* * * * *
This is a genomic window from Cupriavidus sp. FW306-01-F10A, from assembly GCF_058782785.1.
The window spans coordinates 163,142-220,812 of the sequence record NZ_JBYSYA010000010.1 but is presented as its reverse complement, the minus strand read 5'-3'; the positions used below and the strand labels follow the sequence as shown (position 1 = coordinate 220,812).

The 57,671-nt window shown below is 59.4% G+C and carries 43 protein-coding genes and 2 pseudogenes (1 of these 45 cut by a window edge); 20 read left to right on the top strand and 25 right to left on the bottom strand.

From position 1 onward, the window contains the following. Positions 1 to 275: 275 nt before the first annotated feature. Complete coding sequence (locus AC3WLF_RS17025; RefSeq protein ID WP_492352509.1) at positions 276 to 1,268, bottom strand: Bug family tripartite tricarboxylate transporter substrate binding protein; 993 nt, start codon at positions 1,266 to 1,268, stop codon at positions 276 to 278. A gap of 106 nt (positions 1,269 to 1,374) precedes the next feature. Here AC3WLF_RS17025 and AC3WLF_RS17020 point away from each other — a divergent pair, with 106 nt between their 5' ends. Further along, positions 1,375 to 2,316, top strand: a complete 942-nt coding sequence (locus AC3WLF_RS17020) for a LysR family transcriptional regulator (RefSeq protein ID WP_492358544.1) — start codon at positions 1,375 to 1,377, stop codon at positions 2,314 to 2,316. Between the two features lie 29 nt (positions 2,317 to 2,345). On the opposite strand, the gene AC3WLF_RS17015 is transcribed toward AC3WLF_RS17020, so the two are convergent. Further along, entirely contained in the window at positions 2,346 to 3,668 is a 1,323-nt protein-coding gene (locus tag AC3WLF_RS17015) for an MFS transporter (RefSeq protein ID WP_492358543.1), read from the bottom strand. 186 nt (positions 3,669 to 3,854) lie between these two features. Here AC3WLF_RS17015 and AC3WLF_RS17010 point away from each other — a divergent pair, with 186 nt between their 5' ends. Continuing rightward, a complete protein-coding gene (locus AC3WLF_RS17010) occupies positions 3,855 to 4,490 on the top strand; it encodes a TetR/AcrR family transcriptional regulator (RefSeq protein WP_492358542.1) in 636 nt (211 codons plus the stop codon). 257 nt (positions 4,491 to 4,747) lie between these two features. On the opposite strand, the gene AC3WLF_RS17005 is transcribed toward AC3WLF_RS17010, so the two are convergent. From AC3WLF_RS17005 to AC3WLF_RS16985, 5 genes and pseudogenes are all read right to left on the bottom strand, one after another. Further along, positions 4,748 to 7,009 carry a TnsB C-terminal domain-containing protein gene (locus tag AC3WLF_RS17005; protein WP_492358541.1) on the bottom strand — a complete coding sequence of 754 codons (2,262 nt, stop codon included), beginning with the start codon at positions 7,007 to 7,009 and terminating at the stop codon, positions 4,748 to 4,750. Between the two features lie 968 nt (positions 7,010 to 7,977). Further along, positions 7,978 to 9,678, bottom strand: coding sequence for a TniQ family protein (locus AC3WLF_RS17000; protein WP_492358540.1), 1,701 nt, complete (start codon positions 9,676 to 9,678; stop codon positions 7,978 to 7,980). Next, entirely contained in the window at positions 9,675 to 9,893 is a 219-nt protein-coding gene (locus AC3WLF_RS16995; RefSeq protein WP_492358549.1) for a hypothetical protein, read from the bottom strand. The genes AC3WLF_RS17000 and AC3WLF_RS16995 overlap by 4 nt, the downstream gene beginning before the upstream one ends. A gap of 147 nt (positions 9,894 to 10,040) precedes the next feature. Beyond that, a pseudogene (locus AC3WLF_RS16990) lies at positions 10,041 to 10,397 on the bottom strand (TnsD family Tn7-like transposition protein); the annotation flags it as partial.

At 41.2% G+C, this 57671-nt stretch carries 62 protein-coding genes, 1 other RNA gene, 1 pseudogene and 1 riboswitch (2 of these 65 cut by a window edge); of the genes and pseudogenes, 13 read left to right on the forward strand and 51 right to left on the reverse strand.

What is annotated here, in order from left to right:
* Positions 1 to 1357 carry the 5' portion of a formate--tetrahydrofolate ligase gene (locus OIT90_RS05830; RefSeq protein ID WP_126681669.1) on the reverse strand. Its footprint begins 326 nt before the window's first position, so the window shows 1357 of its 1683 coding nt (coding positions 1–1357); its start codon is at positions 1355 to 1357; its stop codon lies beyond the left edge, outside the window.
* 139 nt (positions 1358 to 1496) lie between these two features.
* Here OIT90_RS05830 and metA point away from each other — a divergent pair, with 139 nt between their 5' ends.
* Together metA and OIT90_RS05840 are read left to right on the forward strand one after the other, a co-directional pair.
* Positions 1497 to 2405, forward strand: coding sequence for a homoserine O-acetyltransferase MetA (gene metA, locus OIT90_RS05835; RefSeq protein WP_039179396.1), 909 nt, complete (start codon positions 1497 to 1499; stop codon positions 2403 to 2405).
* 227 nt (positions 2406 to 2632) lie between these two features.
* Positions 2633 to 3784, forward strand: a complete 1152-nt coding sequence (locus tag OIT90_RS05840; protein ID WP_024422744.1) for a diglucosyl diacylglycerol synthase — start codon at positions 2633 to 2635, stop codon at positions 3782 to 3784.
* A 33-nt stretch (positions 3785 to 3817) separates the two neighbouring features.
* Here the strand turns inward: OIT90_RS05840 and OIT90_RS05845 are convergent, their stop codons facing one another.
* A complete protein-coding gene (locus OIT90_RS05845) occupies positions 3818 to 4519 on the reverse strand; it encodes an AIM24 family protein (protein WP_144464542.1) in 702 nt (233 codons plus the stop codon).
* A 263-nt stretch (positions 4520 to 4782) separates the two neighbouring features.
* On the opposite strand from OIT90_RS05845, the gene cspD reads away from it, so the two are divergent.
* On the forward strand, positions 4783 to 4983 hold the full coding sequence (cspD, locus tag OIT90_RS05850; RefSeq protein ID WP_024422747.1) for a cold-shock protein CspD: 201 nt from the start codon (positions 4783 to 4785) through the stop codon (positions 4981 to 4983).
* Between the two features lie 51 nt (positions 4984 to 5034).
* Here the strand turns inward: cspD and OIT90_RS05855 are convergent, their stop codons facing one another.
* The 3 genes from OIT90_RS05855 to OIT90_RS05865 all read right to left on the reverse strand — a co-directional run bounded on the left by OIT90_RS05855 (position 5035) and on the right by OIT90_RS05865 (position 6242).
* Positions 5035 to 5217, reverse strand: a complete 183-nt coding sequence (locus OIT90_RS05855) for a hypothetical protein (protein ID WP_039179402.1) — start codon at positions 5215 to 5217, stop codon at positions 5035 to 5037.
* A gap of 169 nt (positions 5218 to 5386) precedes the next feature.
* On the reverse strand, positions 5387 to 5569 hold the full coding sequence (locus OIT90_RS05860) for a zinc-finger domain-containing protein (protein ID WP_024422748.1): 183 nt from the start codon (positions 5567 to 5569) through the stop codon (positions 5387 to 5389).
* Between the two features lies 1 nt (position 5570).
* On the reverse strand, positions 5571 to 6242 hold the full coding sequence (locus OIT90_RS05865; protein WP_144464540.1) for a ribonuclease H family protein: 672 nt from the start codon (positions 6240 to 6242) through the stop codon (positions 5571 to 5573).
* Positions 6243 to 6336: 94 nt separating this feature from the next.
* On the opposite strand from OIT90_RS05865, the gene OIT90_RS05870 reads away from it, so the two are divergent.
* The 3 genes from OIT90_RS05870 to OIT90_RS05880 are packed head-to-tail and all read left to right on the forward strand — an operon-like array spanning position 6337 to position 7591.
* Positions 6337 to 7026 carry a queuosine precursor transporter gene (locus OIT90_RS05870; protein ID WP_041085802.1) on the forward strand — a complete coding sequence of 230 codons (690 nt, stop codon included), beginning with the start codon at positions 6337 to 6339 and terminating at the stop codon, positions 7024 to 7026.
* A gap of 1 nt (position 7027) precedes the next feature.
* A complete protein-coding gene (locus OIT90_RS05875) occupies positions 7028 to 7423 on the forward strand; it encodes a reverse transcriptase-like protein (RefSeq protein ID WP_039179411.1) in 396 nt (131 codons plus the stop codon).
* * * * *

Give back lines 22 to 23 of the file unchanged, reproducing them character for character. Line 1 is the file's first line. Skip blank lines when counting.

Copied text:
* The 3 genes from OIT90_RS05855 to OIT90_RS05865 all read right to left on the reverse strand — a co-directional run bounded on the left by OIT90_RS05855 (position 5035) and on the right by OIT90_RS05865 (position 6242).
* Positions 5035 to 5217, reverse strand: a complete 183-nt coding sequence (locus OIT90_RS05855) for a hypothetical protein (protein ID WP_039179402.1) — start codon at positions 5215 to 5217, stop codon at positions 5035 to 5037.